Tracking Informaton
on Today's
Internet

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On September 12th 2013 United Airlines’ website offered flights for 0.00 USD. Only taxes and fees were charged, caused by a computer glitch that occurred during the set-up of new prices within the booking system. During a one hour period many users obtained round trip tickets for almost nothing. The news about this "special offer" spread quickly on Twitter and Facebook. Everyone notified on time saved a lot of money on his or her next US vacation. Have you bought one of these cheap tickets?

In 2010 a famous magazine revealed that a well-known market research company monitored an Internet forum for patients with mental illness. The monitoring was carried out on behalf of a client in the pharmaceutical industry looking for insights about the use of pharmaceutical products. Every active user of the forum became subject of a marketing study - without being asked. Would you have posted on this forum if you knew how easy your comments could be monitored?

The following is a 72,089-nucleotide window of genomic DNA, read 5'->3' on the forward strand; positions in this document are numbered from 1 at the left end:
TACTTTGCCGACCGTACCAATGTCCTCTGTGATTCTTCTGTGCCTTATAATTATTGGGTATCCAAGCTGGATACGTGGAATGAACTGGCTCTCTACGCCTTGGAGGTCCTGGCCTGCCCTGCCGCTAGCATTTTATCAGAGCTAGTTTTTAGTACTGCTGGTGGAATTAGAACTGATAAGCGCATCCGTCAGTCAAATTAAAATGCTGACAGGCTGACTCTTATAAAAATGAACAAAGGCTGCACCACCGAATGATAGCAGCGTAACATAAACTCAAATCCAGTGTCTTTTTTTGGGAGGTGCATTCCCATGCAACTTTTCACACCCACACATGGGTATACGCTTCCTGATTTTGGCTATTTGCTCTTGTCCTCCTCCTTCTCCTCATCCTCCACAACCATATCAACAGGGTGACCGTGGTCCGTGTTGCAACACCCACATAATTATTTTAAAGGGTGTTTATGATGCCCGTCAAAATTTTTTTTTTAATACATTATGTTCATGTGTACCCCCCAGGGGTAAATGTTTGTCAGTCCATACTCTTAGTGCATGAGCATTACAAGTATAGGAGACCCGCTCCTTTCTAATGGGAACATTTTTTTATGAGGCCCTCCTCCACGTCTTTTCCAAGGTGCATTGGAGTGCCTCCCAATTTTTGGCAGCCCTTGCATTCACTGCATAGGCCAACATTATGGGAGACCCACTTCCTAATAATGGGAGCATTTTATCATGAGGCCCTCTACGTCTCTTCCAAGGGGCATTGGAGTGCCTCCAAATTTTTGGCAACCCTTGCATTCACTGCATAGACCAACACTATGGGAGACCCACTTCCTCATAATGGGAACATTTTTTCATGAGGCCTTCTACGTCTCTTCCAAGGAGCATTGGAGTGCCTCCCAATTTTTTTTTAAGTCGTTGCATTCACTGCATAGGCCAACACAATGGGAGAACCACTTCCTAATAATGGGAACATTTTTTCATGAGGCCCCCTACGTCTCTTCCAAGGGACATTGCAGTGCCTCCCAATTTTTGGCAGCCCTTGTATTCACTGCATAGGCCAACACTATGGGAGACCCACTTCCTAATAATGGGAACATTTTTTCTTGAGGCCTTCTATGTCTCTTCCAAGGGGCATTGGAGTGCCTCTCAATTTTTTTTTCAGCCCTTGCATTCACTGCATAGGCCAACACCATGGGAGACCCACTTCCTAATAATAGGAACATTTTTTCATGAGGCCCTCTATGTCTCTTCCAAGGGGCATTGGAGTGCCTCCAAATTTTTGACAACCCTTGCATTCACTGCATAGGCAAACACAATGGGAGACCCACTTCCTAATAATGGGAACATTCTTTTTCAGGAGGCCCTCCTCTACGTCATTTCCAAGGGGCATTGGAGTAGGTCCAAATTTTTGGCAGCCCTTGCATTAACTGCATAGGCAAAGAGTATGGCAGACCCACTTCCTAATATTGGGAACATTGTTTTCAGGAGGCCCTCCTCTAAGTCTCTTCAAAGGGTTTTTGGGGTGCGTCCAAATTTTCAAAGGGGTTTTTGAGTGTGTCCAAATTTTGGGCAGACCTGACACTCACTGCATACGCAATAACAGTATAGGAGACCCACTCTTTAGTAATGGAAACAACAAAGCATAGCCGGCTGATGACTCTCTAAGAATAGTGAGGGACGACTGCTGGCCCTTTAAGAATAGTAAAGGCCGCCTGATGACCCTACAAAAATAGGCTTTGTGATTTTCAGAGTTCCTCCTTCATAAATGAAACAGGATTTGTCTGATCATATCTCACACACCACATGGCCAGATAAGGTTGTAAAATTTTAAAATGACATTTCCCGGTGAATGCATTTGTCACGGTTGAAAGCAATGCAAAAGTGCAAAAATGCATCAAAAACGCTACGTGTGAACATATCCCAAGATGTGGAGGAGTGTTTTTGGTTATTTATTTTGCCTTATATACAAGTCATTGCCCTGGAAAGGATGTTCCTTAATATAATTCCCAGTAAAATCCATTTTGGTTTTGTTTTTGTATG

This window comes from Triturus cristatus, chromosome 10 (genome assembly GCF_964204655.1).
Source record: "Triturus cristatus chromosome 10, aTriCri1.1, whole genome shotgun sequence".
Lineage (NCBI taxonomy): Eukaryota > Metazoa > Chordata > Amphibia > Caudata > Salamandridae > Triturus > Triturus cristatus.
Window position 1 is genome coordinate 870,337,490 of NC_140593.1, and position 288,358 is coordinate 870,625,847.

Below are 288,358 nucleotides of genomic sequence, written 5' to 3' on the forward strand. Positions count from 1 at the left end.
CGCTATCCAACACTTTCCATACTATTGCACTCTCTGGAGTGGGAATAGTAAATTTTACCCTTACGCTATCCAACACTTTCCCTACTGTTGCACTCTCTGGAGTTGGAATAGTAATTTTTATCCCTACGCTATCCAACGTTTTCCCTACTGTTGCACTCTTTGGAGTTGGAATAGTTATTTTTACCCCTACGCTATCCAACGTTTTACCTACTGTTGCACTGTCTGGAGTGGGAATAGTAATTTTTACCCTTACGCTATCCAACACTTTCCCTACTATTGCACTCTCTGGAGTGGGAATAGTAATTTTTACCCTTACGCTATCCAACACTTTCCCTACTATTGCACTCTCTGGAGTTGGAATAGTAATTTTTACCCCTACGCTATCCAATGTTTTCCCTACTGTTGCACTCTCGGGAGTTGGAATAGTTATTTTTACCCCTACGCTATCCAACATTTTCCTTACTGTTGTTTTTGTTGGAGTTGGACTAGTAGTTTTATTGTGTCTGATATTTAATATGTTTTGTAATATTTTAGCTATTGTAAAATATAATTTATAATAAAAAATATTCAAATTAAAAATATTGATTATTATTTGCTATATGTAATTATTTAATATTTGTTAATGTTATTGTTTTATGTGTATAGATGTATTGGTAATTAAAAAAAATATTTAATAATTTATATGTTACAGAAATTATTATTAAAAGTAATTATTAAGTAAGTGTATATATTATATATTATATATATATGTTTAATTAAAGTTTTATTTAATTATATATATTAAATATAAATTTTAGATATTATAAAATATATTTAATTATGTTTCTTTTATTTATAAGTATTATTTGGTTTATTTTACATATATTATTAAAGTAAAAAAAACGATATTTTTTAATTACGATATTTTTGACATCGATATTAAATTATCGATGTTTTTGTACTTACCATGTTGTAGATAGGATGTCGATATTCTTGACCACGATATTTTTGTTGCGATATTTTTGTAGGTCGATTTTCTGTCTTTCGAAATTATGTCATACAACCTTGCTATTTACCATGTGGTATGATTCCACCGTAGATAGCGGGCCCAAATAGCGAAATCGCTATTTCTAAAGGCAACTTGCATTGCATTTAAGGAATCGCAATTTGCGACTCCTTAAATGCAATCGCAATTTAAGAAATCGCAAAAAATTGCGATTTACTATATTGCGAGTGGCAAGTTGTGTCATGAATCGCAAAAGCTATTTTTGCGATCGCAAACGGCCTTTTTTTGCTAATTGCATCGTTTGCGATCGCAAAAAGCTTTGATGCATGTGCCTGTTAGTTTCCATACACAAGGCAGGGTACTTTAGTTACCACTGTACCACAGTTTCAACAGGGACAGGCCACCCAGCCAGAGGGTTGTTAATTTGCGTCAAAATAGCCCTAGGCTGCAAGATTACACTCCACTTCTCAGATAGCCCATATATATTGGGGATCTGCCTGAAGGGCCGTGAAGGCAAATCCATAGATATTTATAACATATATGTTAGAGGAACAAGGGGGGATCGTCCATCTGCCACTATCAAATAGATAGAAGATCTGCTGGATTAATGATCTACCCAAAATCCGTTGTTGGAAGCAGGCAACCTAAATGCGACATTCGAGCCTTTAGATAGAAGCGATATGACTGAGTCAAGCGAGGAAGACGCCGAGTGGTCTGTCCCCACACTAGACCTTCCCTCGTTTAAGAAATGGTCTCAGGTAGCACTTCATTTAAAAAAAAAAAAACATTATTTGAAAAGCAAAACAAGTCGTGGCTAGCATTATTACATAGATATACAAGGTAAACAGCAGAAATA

These two examples express the value of information, especially for those in control of the material. Everybody with access to the right information at the right time can save or earn a lot of money. Everybody who doesn’t understand how to use the data on the Internet quickly falls victim of those who perform better.

Social networks, wikis, blogs, forums, news portals, search engines, comparison portals, business directories and many other services provide valuable information. In the private sector the Internet influences how we access products and services, entertainment and information. In the business world digital information is an important resource for companies and employees. But it’s not the service that is valuable. Rather, it is the content. Services just help us find, evaluate and use this content. This applies to the private and professional environment. The collection, analysis and processing of digital content is - and will be even more in the future – of growing importance for everybody.

Wherever possible, experienced users - private and commercial – let the Internet do the work. Why shouldn’t you too have the Internet automatically look for specific information, do research, save content online, execute recurring tasks and deliver information? In short: Let the Internet work for you! A lot of tools needed for the automation of the web are available free of charge. Everybody who knows how to make use of them – within what is legally permissible – enjoys a competitive advantage. And maybe, more importantly, can protect themselves against abuse.

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© 2014 Dirk Stähler